`!A` The unique operator respects explicit order so if input oset `A` has been explicitly ordered, the resulting order of the expression will have the same explicit order. When the input `A` has a given order, the result will also have a given order. The resulting order is determined by removing all the repeat values but the first. E.g., `!{1,5,1,4,1,3,1,2,1,1}` will be ordered as such: `{1,5,4,3,2}`. Otherwise, the resulting order will be natural. Note that unique is based on value compares of the back-end database system. This can lead to "surprising" results, most common of which is case-insensitive compare. Dependent on the default collation and other settings in the back end, `!{"a", "A"}` could result in any of these three results: `!{"a", "A"}`, `!{"a"}`, or `!{"A"}`. Tough never in `!{"A", "a"}`.
`\/ A` If all the sets in the set-of-sets `A` have the same explicit ordering the resulting set will have that same explicit ordering. If all sets in the meta set `A` have given order and the meta set `A` itself is also in given order, then the resulting order will be given order too, where the elements of the resulting set are ordered first on their given position in the meta set and second on their given position in the sub set. E.g. the expression `\/{{1,2},{3,4},{0,-3}}` will result in the set ordered like this: `{1,2,3,4,0,-3}`. Any other ordering of the meta set `A` or any of its sub sets, will cause the result to have natural order.
`/\ A` If all the sets in the set-of-sets `A` have the same ordering the resulting set will have that same ordering. If not, the result will have the natural order.
`A /\ B` If both sets `A` and `B` have the same explicit ordering the resulting set will have that same explicit ordering. If not, the result will have the natural order. Note that if both arguments `A` and `B` have a given order, the result will be in natural order, even if the effective given order would coincide.
`A \/ B` If both sets `A` and `B` have the same ordering the resulting set will have that same ordering. If not, the result will have the natural order.
`A![` <fields> `]` After ordering a set explicitly with the `![` <fields> `]` postfix operator, the resulting set will be in the explicit order, unless the row number field is used, e.g., `![.#0]`. In that case, the resulting order will be as if the current order of `A` had been explicitly given. To mimic the default natural order explicitly, use all fields from low to high or the total range, e.g., `![..]`. To reverse any order, use: `![-.#0]`.
`A[` <range> `]` A range of an ordered set will have the same ordering as the input oset `A`. Note, this goes for both for open ended ranges like `A![..5]` as well as closed ranges like `A![222..444]`. Note that a range is a special case of `select[]`.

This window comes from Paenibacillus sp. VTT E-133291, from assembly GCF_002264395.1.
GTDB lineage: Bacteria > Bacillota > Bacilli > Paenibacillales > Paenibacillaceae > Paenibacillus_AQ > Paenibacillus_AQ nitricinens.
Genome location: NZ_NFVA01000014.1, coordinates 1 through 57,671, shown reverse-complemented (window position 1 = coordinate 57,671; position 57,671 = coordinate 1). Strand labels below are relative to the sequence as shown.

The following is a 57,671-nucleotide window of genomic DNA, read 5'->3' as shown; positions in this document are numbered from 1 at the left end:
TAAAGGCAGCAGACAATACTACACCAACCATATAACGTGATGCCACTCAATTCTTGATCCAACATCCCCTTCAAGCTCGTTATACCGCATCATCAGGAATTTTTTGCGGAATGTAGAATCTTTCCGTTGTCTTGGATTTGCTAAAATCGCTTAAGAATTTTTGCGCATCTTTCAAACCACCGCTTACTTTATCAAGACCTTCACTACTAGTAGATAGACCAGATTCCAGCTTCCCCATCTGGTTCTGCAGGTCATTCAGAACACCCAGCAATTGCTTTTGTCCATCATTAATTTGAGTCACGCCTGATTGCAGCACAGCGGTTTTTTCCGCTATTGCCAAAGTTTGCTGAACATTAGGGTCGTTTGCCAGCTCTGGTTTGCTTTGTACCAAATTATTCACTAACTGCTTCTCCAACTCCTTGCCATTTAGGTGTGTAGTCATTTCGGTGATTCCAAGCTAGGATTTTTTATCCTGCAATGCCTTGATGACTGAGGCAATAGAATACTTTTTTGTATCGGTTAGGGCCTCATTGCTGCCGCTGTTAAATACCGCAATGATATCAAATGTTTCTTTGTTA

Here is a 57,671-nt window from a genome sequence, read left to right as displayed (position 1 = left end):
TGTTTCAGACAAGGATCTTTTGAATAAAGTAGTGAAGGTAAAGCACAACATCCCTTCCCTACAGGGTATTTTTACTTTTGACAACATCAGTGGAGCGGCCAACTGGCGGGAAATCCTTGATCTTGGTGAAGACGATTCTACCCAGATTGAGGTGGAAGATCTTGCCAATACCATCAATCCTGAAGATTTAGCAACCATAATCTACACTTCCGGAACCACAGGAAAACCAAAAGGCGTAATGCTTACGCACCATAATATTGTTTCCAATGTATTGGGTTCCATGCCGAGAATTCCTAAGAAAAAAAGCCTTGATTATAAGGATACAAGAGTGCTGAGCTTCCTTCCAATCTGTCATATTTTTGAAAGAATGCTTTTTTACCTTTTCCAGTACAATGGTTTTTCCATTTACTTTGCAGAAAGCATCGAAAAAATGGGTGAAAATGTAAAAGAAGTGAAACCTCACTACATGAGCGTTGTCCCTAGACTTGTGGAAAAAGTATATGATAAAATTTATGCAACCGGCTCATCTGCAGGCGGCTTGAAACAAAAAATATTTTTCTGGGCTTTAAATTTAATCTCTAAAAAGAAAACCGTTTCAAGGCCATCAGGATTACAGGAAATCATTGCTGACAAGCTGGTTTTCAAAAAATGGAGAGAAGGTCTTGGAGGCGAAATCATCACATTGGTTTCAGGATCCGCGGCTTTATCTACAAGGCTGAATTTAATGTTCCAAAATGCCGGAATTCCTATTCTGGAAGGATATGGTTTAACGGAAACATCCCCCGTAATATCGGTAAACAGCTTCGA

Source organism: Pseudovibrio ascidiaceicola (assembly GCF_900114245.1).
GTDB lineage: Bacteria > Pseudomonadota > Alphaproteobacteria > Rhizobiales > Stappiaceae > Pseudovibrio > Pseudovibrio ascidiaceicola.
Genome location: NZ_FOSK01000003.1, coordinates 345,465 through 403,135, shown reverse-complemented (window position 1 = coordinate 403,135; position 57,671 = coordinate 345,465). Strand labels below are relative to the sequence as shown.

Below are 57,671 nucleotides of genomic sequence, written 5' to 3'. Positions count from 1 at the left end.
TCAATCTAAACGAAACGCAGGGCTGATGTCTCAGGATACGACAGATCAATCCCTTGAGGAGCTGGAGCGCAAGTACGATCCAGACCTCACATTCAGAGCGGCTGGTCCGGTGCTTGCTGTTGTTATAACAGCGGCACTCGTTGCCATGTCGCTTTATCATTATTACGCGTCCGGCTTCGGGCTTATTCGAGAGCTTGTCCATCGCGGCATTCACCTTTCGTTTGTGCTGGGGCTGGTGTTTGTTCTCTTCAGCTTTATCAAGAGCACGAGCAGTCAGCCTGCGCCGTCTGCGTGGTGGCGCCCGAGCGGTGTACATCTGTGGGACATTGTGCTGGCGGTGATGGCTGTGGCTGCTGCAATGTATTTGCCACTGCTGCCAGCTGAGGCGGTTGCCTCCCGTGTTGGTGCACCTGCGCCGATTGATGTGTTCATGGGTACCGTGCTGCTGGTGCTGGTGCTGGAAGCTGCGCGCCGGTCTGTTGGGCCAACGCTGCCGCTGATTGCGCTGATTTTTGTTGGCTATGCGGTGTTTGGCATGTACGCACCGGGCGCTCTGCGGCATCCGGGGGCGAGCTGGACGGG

`project[` <exps> `] A` If the `A` set is in given order, the result of the project will be in that same order. Any other ordering will be ignored and the result will have the default natural ordering. E.g., `project[(\$)(-3*.#1)] {-1,4,0}` will be ordered like `{"3","-12","0"}` but `project[(\$)(-3*.#1)] {-1,4,0}![-.#1]` would be naturally ordered like so `{"-12","0","3"}`.
`fold[` <exps> `] A` The fold operator can return an oset, in which case this oset will be always naturally ordered. Fold cannot uphold given order because it aggregates rows and it cannot honor explicit order since the ordering fields might not be in the result.
`select[` <exps> `] A` The resulting oset will have the same ordering as the input set `A`. For example the expression `select[.#1 % 2 != 0] {1,8,3,8,23,0,5,7}` would be ordered as if the even numbers were taken out: `{1,3,23,5,7}`.
`{` <ranges> `}` A literal oset will always be in given order. Ranges can be given high to low, e.g., `4..2` these will be ordered from high to low as well. So the literal oset `{4..5,9..8,77,2..-2}` would be ordered like this: `{4,5,9,8,77,2,1,0,-1,-2}`.
`A |><| B` If two explicitly ordered sets, `A` and `B`, join naturally, the resulting set is explicitly ordered on all the fields `A` and `B` are ordered on minus the fields from `B` that are already in `A`. For example, with `A` and `B` defined as `{[@:a*2,#:b*4,\$:c*3,^:d*2]}: A;`, `{[#:b,\$:a,#:b*2,|:s,#:c,?:d]}: B;` and sorted with `A := A![.c,.b,.d]` and `B := B![.s,.b#3,.c,.b]` the natural join `A |><| B`, would have a resulting order as if ordered by `![.c,.b,.d,.s,.b#3]`. If either or both of the arguments are not ordered explicitly, the resulting set will be ordered naturally.
`A` α <exps> Auto-iteration will only respect given order of the input set `A`. Any other ordering will be ignored and the default natural order is used. E.g., `-1 * {1,-4,5,3,77}` will be ordered like `{-1,4,-5,-3,-77}` but `-1 * {1,-4,5,3,77}![-.#1]` would be naturally ordered like so `{-77,-5,-3,-1,4}`. The operator α (e.g., `+`, `:/`, etc.) cannot affect the resulting order and neither can iterated function calls. Note that auto-iteration is a special case of `project[]`.

[11] Note, that the given order and the natural order are always total.